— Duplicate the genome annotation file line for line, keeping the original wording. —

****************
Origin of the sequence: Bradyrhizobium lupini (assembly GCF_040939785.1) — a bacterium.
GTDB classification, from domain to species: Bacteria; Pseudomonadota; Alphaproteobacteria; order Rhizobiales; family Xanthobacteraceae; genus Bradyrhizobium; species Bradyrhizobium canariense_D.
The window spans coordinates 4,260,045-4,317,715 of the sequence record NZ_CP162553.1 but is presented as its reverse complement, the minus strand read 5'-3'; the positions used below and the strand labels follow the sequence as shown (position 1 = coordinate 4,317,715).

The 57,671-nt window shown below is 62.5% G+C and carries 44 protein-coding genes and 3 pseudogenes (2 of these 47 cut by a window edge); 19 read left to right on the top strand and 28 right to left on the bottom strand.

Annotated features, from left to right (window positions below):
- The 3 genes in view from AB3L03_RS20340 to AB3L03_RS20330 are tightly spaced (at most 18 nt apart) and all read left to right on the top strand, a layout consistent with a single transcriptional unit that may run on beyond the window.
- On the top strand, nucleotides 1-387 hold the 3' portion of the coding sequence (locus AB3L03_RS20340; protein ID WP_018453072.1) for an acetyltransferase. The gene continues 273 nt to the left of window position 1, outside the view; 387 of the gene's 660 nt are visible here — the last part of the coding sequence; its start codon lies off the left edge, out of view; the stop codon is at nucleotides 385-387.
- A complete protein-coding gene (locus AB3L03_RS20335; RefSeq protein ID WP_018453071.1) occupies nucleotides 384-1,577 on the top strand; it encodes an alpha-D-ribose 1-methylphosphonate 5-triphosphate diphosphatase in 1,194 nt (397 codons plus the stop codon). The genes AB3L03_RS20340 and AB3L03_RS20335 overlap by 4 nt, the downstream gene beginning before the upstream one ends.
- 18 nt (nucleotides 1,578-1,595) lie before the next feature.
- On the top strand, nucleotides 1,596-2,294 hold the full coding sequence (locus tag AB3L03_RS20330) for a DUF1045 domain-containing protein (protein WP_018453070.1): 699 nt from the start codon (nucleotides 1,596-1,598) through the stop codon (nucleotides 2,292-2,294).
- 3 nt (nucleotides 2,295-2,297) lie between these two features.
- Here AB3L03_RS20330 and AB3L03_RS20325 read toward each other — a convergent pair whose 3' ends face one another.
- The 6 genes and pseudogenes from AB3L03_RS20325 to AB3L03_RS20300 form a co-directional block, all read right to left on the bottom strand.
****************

Origin of the sequence: Bradyrhizobium lupini (assembly GCF_040939785.1) — a bacterium.
GTDB classification, from domain to species: Bacteria; Pseudomonadota; Alphaproteobacteria; order Rhizobiales; family Xanthobacteraceae; genus Bradyrhizobium; species Bradyrhizobium canariense_D.
The window spans coordinates 4,260,045-4,317,715 of the sequence record NZ_CP162553.1 but is presented as its reverse complement, the minus strand read 5'-3'; the positions used below and the strand labels follow the sequence as shown (position 1 = coordinate 4,317,715).

The 57,671-nt window shown below is 62.5% G+C and carries 44 protein-coding genes and 3 pseudogenes (2 of these 47 cut by a window edge); 19 read left to right on the top strand and 28 right to left on the bottom strand.

Annotated features, from left to right (window positions below):
- The 3 genes in view from AB3L03_RS20340 to AB3L03_RS20330 are tightly spaced (at most 18 nt apart) and all read left to right on the top strand, a layout consistent with a single transcriptional unit that may run on beyond the window.
- On the top strand, nucleotides 1-387 hold the 3' portion of the coding sequence (locus AB3L03_RS20340; protein ID WP_018453072.1) for an acetyltransferase. The gene continues 273 nt to the left of window position 1, outside the view; 387 of the gene's 660 nt are visible here — the last part of the coding sequence; its start codon lies off the left edge, out of view; the stop codon is at nucleotides 385-387.
- A complete protein-coding gene (locus AB3L03_RS20335; RefSeq protein ID WP_018453071.1) occupies nucleotides 384-1,577 on the top strand; it encodes an alpha-D-ribose 1-methylphosphonate 5-triphosphate diphosphatase in 1,194 nt (397 codons plus the stop codon). The genes AB3L03_RS20340 and AB3L03_RS20335 overlap by 4 nt, the downstream gene beginning before the upstream one ends.
- 18 nt (nucleotides 1,578-1,595) lie before the next feature.
- On the top strand, nucleotides 1,596-2,294 hold the full coding sequence (locus tag AB3L03_RS20330) for a DUF1045 domain-containing protein (protein WP_018453070.1): 699 nt from the start codon (nucleotides 1,596-1,598) through the stop codon (nucleotides 2,292-2,294).
- 3 nt (nucleotides 2,295-2,297) lie between these two features.
- Here AB3L03_RS20330 and AB3L03_RS20325 read toward each other — a convergent pair whose 3' ends face one another.
- The 6 genes and pseudogenes from AB3L03_RS20325 to AB3L03_RS20300 form a co-directional block, all read right to left on the bottom strand.